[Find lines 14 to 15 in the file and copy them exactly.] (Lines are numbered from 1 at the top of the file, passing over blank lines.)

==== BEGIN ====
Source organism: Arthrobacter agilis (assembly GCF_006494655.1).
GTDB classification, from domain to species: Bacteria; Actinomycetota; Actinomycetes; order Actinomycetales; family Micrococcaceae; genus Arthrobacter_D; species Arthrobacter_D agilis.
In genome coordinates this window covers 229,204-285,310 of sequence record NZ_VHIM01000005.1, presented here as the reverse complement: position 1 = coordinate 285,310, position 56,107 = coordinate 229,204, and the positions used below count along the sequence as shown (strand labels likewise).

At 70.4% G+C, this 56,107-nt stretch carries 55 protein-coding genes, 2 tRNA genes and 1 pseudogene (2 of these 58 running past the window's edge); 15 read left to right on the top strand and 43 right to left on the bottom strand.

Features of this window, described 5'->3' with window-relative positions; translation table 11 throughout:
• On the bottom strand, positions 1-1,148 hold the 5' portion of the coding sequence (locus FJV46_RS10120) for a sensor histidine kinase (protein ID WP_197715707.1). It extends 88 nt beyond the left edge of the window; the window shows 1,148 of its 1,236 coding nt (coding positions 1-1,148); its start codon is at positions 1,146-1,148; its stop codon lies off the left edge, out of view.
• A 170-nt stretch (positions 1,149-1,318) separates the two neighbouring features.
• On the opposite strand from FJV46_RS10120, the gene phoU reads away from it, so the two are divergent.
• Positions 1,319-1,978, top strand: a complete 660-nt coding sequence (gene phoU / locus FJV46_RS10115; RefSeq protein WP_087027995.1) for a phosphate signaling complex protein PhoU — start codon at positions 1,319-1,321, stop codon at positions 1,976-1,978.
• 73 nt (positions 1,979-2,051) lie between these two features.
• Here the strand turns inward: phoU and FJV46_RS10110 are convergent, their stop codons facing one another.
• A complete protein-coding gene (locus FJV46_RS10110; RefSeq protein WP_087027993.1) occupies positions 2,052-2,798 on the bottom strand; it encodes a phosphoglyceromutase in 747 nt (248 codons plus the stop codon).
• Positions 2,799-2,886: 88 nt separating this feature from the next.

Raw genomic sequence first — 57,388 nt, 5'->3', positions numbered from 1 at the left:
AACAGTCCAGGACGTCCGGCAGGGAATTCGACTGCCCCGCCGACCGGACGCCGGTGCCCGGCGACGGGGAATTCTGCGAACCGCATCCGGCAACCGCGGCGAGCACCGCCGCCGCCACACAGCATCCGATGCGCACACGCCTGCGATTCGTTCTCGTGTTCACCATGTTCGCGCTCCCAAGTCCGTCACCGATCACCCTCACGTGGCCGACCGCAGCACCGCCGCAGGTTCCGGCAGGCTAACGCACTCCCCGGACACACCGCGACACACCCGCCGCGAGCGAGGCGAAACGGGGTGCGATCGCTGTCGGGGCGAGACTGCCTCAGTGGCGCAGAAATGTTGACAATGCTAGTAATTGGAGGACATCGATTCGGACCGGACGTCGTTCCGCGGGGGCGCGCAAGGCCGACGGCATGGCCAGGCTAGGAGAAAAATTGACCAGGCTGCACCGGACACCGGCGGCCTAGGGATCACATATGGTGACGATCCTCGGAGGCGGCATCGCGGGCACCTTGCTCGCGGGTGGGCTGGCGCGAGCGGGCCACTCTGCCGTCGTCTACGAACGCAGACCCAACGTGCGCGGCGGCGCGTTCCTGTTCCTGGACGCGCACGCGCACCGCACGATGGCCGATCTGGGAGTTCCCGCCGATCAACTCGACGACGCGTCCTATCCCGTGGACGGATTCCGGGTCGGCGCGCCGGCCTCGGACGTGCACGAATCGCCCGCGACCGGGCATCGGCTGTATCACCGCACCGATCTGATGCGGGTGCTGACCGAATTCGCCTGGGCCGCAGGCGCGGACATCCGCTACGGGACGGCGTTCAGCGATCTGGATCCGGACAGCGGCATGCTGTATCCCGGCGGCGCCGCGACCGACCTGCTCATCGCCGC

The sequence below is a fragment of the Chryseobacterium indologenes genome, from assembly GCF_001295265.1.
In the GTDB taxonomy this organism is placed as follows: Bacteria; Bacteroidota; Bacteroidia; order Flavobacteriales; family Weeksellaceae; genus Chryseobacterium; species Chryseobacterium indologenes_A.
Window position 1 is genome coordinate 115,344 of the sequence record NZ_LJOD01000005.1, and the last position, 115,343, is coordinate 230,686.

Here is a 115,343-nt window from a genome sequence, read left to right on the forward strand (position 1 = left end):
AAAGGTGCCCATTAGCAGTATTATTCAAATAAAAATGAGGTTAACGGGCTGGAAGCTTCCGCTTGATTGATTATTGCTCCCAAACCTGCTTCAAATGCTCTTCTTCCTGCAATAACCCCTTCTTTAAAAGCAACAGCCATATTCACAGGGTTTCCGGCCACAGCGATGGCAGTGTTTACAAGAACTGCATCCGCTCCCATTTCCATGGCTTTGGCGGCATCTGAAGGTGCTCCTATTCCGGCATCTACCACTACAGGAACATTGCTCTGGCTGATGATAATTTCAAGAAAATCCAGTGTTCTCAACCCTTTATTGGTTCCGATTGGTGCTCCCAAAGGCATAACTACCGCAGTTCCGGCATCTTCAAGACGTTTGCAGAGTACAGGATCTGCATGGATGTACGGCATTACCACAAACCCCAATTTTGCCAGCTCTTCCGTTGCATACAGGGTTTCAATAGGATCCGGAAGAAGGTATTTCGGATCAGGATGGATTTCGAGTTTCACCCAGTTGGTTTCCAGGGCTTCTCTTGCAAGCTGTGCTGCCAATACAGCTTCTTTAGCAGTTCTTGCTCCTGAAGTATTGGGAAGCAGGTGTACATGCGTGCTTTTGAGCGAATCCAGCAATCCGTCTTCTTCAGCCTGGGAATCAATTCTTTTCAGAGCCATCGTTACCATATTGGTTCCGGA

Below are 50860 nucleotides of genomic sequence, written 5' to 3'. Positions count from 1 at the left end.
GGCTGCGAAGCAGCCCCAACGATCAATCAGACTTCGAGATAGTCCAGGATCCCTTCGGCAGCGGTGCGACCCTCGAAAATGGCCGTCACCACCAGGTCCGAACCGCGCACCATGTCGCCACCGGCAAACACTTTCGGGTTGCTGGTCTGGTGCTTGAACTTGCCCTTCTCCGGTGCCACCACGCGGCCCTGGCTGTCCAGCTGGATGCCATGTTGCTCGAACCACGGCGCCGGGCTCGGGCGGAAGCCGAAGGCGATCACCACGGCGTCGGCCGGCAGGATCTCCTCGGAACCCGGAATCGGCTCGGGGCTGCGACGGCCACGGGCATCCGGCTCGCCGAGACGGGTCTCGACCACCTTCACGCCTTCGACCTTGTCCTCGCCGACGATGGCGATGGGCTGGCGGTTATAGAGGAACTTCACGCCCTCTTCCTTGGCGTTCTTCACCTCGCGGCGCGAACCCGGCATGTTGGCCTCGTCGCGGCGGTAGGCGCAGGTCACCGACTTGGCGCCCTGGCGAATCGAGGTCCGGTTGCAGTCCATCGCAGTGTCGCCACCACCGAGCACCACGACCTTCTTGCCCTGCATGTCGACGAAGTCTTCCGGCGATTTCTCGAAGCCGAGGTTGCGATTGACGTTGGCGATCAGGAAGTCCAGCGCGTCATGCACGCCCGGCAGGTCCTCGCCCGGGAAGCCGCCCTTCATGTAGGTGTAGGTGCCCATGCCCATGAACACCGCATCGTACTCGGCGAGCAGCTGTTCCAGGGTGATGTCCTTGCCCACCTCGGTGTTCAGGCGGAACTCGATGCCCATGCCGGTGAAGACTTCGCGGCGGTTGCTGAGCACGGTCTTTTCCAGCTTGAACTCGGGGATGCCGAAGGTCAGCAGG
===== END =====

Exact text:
Raw genomic sequence first — 57,388 nt, 5'->3', positions numbered from 1 at the left:
AACAGTCCAGGACGTCCGGCAGGGAATTCGACTGCCCCGCCGACCGGACGCCGGTGCCCGGCGACGGGGAATTCTGCGAACCGCATCCGGCAACCGCGGCGAGCACCGCCGCCGCCACACAGCATCCGATGCGCACACGCCTGCGATTCGTTCTCGTGTTCACCATGTTCGCGCTCCCAAGTCCGTCACCGATCACCCTCACGTGGCCGACCGCAGCACCGCCGCAGGTTCCGGCAGGCTAACGCACTCCCCGGACACACCGCGACACACCCGCCGCGAGCGAGGCGAAACGGGGTGCGATCGCTGTCGGGGCGAGACTGCCTCAGTGGCGCAGAAATGTTGACAATGCTAGTAATTGGAGGACATCGATTCGGACCGGACGTCGTTCCGCGGGGGCGCGCAAGGCCGACGGCATGGCCAGGCTAGGAGAAAAATTGACCAGGCTGCACCGGACACCGGCGGCCTAGGGATCACATATGGTGACGATCCTCGGAGGCGGCATCGCGGGCACCTTGCTCGCGGGTGGGCTGGCGCGAGCGGGCCACTCTGCCGTCGTCTACGAACGCAGACCCAACGTGCGCGGCGGCGCGTTCCTGTTCCTGGACGCGCACGCGCACCGCACGATGGCCGATCTGGGAGTTCCCGCCGATCAACTCGACGACGCGTCCTATCCCGTGGACGGATTCCGGGTCGGCGCGCCGGCCTCGGACGTGCACGAATCGCCCGCGACCGGGCATCGGCTGTATCACCGCACCGATCTGATGCGGGTGCTGACCGAATTCGCCTGGGCCGCAGGCGCGGACATCCGCTACGGGACGGCGTTCAGCGATCTGGATCCGGACAGCGGCATGCTGTATCCCGGCGGCGCCGCGACCGACCTGCTCATCGCCGC